In the age of viral single releases, intently curated albums have become an increasingly rare phenomenon within the rap scene. It makes sense though, why put in the effort into a LP length project when one viral music video on YouTube could result in just as much fame and profit, right? On the flipside, bloated 20+ track mixtapes seem to overwhelm the other side of the spectrum, offering consumable, effortless tracks designed solely to maximise streaming numbers. Amidst these emerging dynamics, it’s refreshing to see a rapper from the region take a different approach and release a cohesive project with a focused vision and intent, rather than unnecessarily extensive mixtapes or a handful of incoherent singles. 

In this light, Moroccan-Cameroonian rapper Tagne’s Moroccan Dream is a particularly impressive feat considering the incredible talents it brings together in what can be considered a monument in celebration of Tagne’s, and by extension the Moroccan Rap Scene’s, meteoric rise to prominence over the past few years. In testament to the album’s impact upon arrival, just a day after Moroccan Dream’s release it had occupied 8 spots on Deezer’s Moroccan Top 10 charts. 

Featuring appearances from a veritable dream team of North African rappers that includes (in order of appearance) Mula.B, Snor, Stormy, Khtek, Kouzi, A.L.A, and Draganov, as well as a host of top tier beatmakers like Ysos Beats, Lakuyan, Imhard Beats, Nouvo, Audiothug, Vbgotheheat, Neyl, and Nomvane, Moroccan Dream is a truly collaborative effort that positions Tagne at the top of an collaborative machine dedicated to one goal; manifestation of a dream years in the making. 

The tracks released in the build up to Moroccan Dream - ’Routine’, ’Floukka (feat. Snor)’ and ‘Fratello (feat. Stormy & Khtek)’ - did a good job of teasing the sonic aesthetic that pervades all levels of the abum. On the production side of things, the instrumentals across the length of Moroccan Dream are incredibly cohesive, bringing a collection of predominantly spacey, melodically inclined trap beats filled to the brim with reverb soaked synthesizer, smoothed out guitars, and earth rumbling 808 bass hits.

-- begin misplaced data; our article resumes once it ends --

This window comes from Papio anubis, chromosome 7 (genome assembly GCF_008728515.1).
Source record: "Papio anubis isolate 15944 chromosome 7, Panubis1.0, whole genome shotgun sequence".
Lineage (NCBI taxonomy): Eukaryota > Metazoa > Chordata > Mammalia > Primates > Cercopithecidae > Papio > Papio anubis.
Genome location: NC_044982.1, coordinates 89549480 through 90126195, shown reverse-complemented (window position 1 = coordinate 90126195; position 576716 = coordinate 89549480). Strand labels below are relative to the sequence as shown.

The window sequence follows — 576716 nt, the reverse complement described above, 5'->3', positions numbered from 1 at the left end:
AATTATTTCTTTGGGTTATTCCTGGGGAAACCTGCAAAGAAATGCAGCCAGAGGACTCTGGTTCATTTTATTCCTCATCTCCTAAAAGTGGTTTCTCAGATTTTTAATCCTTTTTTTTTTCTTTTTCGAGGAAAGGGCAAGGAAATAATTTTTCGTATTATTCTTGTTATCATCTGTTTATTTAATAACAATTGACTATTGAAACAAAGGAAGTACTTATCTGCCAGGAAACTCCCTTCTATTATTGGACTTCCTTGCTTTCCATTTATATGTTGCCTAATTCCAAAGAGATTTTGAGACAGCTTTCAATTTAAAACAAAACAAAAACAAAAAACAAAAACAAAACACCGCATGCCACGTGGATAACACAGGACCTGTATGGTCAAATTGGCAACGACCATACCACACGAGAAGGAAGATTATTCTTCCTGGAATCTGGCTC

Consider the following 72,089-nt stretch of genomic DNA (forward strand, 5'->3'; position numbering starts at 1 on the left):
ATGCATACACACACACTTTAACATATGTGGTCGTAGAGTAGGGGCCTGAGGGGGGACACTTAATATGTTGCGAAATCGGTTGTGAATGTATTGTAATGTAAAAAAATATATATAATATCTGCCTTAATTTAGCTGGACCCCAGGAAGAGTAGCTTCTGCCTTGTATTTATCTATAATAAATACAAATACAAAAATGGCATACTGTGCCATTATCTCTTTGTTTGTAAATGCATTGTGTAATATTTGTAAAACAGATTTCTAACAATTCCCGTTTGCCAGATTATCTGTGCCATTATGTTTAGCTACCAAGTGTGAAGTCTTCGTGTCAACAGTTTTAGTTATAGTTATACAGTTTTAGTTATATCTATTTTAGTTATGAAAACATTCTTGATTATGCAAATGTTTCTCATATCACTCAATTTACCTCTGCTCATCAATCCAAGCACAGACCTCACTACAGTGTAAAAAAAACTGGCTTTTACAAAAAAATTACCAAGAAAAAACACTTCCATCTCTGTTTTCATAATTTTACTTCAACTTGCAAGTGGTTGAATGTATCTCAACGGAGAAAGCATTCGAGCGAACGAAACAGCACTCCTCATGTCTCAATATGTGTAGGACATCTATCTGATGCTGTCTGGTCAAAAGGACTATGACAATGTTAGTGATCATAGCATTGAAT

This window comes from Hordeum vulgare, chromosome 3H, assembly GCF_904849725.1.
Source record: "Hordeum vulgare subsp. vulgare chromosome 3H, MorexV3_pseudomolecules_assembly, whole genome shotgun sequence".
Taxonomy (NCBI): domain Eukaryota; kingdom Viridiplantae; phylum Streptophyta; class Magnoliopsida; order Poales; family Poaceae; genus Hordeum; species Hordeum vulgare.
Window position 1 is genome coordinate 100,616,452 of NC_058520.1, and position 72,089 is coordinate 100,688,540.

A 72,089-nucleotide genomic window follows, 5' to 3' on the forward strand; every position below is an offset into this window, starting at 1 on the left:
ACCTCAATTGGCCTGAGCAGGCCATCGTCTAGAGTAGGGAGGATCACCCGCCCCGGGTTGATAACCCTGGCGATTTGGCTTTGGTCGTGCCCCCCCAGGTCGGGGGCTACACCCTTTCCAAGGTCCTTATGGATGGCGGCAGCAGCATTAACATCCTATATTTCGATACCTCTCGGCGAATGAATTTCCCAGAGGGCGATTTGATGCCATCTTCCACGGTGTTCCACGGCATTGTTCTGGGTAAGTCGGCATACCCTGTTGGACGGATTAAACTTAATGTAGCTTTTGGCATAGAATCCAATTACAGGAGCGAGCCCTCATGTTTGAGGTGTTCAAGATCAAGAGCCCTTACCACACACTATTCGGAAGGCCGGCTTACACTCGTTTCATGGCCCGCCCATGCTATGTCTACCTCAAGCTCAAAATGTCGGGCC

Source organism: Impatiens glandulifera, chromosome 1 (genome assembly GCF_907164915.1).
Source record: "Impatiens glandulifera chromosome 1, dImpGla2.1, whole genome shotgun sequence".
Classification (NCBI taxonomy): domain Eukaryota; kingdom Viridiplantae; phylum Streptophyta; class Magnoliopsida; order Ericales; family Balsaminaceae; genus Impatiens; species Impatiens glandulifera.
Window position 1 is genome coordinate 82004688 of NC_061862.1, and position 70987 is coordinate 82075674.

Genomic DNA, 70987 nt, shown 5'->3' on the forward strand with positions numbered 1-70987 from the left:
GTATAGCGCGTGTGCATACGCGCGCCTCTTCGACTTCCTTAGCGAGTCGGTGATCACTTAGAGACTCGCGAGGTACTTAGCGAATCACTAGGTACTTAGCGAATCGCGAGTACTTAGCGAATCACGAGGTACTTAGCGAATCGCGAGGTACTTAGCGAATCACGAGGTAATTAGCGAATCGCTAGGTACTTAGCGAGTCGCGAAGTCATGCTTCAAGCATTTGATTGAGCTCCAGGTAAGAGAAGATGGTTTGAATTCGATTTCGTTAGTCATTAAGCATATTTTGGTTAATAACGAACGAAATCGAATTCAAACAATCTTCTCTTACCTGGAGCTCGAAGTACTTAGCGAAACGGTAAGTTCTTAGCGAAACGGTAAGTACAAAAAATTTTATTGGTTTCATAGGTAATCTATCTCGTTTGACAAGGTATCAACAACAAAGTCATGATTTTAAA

That's not to say that all the tracks on Moroccan Dream feature mellowed out vibes, indeed the album is punctuated by a number of deep cuts like the second track ‘C’est la vie (feat. Mula.B)’, which brings some of the hardest production on the album courtesy of 21 year-old moroccan producer Lakuyen, as well as the sixth track ‘La Miséria’. 

Despite an vast array of featured guest rappers, some of Tagne best raps arrive on solo endeavors like ‘Va Bene’ and ‘Dream’, where Tagne relies only on himself in order to deliver both soaring choruses and intense bars. For the most part, Tagne tastefully dials down the autotune into less of an abrasive texture and more of an augmentation to the heavy melodic focus throughout the album.

That being said, in the context of Moroccan Dream Tagne’s collaborators, all esteemed Moroccan rap talents in their own right, feel right at home with not a single appearance feeling out of place, forced, or awkward, and instead coming through with a vibe akin to friends comfortably spitting bars in the studio together. Particular highlights include Snor’s massive presence on the previously released collaborative single ‘Floukka’, and A.L.A’s appearance on ‘Hustler’, which punctuates the latter half of the album. The wordplay across the length of the project is wonderfully intricate, with Morocco’s rappers coming through with a masterful control of trilingual flow that feels authentic and natural, easily transitioning between Arabic, French, and (occasionally) English, often within the same bars.

With Moroccan Dream it might as well be official: the Maghreban rap scene has taken off to cosmic heights, long surpassing the rest of the Middle-East/North Africa where many other top rappers seem to be settling into stints of complacency and creative stagnation. Overall, Tagne’s Moroccan Dream displays a hunger, ambition, and drive long absent in other regional scenes. Regional contemporaries should take note.

Follow Tagne on Instagram, Anghami and Deezer